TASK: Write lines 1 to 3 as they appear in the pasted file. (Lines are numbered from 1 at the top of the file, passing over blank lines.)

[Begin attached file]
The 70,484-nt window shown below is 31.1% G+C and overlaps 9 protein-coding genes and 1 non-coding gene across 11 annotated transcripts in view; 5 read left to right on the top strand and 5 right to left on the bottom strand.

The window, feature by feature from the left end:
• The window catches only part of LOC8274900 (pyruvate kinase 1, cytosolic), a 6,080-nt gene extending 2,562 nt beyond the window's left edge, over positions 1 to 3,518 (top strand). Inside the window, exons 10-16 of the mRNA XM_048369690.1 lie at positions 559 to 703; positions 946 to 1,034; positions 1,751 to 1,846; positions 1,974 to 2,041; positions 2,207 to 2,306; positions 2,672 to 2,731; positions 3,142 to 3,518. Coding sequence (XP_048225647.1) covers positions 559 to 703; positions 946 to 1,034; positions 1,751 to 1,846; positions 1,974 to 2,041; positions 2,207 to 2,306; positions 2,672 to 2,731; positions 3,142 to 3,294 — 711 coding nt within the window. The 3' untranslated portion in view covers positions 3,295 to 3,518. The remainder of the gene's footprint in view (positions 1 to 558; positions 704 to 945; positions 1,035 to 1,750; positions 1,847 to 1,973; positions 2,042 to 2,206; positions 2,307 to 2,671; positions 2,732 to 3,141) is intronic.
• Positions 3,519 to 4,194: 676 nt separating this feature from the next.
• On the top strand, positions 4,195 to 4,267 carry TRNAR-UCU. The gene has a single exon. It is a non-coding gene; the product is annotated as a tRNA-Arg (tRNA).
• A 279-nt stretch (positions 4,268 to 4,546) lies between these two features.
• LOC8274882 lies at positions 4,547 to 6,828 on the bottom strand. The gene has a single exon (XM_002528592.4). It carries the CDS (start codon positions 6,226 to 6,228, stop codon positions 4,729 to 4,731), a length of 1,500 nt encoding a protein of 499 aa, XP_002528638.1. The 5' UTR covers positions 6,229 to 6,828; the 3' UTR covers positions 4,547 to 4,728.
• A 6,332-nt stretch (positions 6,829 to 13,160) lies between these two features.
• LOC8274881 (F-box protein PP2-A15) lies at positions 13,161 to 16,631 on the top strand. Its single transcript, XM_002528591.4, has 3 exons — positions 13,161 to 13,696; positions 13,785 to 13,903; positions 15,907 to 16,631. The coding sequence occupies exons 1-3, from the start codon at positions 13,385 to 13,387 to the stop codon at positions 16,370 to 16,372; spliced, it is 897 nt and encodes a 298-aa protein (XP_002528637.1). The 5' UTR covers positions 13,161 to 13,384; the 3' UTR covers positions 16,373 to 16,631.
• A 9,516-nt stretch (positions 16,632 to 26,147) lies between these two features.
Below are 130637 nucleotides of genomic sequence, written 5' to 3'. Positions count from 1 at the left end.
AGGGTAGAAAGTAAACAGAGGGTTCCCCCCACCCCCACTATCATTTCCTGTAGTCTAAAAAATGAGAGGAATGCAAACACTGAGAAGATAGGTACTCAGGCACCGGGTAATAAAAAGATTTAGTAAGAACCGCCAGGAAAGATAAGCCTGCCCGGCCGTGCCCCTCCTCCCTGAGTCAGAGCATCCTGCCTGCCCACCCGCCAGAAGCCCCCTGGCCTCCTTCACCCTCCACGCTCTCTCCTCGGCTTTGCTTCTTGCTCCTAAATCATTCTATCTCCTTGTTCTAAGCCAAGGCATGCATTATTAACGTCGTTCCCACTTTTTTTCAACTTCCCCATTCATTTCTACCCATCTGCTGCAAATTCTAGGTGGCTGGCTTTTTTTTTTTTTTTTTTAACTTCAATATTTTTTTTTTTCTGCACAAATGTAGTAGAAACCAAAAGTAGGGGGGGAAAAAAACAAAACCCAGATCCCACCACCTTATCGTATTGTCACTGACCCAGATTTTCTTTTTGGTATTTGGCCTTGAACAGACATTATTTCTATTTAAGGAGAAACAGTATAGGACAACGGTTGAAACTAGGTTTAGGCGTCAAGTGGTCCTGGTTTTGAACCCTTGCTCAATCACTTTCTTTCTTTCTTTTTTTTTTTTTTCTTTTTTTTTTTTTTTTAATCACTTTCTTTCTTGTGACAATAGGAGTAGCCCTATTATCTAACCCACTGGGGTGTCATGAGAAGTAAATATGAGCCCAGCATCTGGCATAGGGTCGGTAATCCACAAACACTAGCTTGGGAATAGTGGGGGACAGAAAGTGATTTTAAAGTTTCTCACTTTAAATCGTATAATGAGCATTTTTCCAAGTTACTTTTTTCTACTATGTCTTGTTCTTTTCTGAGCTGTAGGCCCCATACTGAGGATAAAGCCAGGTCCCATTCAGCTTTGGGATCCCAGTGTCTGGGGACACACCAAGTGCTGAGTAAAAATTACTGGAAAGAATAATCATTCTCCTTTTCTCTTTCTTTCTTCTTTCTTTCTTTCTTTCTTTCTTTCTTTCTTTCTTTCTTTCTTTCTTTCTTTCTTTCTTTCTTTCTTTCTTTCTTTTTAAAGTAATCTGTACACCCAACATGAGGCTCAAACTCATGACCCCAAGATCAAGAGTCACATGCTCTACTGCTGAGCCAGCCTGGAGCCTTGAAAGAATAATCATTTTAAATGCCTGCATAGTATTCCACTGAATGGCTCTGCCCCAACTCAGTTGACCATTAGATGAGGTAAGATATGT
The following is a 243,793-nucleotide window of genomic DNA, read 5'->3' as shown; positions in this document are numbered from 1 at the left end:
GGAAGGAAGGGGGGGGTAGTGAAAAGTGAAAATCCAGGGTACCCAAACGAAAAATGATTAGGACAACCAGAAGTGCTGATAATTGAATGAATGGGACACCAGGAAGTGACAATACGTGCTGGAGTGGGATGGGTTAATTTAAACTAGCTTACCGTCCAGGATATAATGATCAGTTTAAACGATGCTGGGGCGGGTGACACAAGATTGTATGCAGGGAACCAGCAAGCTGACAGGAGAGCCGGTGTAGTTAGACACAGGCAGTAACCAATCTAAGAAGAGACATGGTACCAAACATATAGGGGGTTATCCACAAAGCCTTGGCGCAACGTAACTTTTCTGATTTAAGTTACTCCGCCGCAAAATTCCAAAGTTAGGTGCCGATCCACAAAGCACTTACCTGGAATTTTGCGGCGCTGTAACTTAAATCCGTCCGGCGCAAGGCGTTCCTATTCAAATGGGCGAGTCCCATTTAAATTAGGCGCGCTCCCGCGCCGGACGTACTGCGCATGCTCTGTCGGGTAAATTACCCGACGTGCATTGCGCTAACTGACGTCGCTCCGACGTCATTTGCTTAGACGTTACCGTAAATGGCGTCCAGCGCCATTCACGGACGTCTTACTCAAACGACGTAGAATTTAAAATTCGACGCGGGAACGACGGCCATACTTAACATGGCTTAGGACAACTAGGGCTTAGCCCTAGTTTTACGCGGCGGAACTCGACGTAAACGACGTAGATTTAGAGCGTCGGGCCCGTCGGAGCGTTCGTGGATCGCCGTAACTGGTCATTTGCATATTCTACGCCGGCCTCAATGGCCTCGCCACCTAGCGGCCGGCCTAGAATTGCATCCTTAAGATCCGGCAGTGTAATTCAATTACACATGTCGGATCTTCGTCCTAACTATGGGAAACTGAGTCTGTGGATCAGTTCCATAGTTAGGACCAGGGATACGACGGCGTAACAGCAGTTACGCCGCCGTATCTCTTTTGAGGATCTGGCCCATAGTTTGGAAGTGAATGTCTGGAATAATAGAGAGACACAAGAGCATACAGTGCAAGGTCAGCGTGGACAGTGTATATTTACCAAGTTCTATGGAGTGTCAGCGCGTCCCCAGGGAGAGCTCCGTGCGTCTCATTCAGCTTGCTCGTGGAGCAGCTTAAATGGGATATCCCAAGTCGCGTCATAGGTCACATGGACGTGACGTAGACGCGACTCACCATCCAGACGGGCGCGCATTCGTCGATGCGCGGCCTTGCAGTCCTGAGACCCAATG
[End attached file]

The 70,484-nt window shown below is 31.1% G+C and overlaps 9 protein-coding genes and 1 non-coding gene across 11 annotated transcripts in view; 5 read left to right on the top strand and 5 right to left on the bottom strand.

The window, feature by feature from the left end:
• The window catches only part of LOC8274900 (pyruvate kinase 1, cytosolic), a 6,080-nt gene extending 2,562 nt beyond the window's left edge, over positions 1 to 3,518 (top strand). Inside the window, exons 10-16 of the mRNA XM_048369690.1 lie at positions 559 to 703; positions 946 to 1,034; positions 1,751 to 1,846; positions 1,974 to 2,041; positions 2,207 to 2,306; positions 2,672 to 2,731; positions 3,142 to 3,518. Coding sequence (XP_048225647.1) covers positions 559 to 703; positions 946 to 1,034; positions 1,751 to 1,846; positions 1,974 to 2,041; positions 2,207 to 2,306; positions 2,672 to 2,731; positions 3,142 to 3,294 — 711 coding nt within the window. The 3' untranslated portion in view covers positions 3,295 to 3,518. The remainder of the gene's footprint in view (positions 1 to 558; positions 704 to 945; positions 1,035 to 1,750; positions 1,847 to 1,973; positions 2,042 to 2,206; positions 2,307 to 2,671; positions 2,732 to 3,141) is intronic.